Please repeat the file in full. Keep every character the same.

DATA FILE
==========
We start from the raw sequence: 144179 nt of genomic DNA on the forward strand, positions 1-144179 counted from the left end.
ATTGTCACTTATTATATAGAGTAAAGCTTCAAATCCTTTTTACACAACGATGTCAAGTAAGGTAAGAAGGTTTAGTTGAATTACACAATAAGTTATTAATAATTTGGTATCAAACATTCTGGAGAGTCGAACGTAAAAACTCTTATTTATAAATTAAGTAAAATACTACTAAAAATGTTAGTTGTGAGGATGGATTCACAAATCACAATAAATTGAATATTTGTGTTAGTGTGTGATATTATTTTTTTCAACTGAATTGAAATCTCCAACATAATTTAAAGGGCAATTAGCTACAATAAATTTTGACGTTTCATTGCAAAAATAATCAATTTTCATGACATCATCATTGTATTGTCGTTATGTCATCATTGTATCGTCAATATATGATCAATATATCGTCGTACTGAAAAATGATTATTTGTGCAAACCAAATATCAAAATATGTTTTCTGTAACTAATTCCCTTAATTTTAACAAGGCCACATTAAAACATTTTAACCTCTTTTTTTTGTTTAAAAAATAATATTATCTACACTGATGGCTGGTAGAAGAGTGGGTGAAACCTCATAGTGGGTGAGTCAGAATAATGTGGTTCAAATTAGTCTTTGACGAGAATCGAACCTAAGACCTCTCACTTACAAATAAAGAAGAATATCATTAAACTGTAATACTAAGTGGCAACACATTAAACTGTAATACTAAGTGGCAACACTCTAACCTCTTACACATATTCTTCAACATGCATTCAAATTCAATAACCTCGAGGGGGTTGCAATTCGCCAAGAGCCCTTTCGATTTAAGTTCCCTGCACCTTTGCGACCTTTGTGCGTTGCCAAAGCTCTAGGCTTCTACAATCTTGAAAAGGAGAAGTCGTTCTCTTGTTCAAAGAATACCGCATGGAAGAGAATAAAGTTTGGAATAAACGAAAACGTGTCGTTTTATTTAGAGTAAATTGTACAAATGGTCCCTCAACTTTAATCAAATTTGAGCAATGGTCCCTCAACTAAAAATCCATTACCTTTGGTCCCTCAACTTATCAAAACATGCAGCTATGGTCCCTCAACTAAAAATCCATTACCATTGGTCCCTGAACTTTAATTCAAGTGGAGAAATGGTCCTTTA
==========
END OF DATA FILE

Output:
We start from the raw sequence: 144179 nt of genomic DNA on the forward strand, positions 1-144179 counted from the left end.
ATTGTCACTTATTATATAGAGTAAAGCTTCAAATCCTTTTTACACAACGATGTCAAGTAAGGTAAGAAGGTTTAGTTGAATTACACAATAAGTTATTAATAATTTGGTATCAAACATTCTGGAGAGTCGAACGTAAAAACTCTTATTTATAAATTAAGTAAAATACTACTAAAAATGTTAGTTGTGAGGATGGATTCACAAATCACAATAAATTGAATATTTGTGTTAGTGTGTGATATTATTTTTTTCAACTGAATTGAAATCTCCAACATAATTTAAAGGGCAATTAGCTACAATAAATTTTGACGTTTCATTGCAAAAATAATCAATTTTCATGACATCATCATTGTATTGTCGTTATGTCATCATTGTATCGTCAATATATGATCAATATATCGTCGTACTGAAAAATGATTATTTGTGCAAACCAAATATCAAAATATGTTTTCTGTAACTAATTCCCTTAATTTTAACAAGGCCACATTAAAACATTTTAACCTCTTTTTTTTGTTTAAAAAATAATATTATCTACACTGATGGCTGGTAGAAGAGTGGGTGAAACCTCATAGTGGGTGAGTCAGAATAATGTGGTTCAAATTAGTCTTTGACGAGAATCGAACCTAAGACCTCTCACTTACAAATAAAGAAGAATATCATTAAACTGTAATACTAAGTGGCAACACATTAAACTGTAATACTAAGTGGCAACACTCTAACCTCTTACACATATTCTTCAACATGCATTCAAATTCAATAACCTCGAGGGGGTTGCAATTCGCCAAGAGCCCTTTCGATTTAAGTTCCCTGCACCTTTGCGACCTTTGTGCGTTGCCAAAGCTCTAGGCTTCTACAATCTTGAAAAGGAGAAGTCGTTCTCTTGTTCAAAGAATACCGCATGGAAGAGAATAAAGTTTGGAATAAACGAAAACGTGTCGTTTTATTTAGAGTAAATTGTACAAATGGTCCCTCAACTTTAATCAAATTTGAGCAATGGTCCCTCAACTAAAAATCCATTACCTTTGGTCCCTCAACTTATCAAAACATGCAGCTATGGTCCCTCAACTAAAAATCCATTACCATTGGTCCCTGAACTTTAATTCAAGTGGAGAAATGGTCCTTTA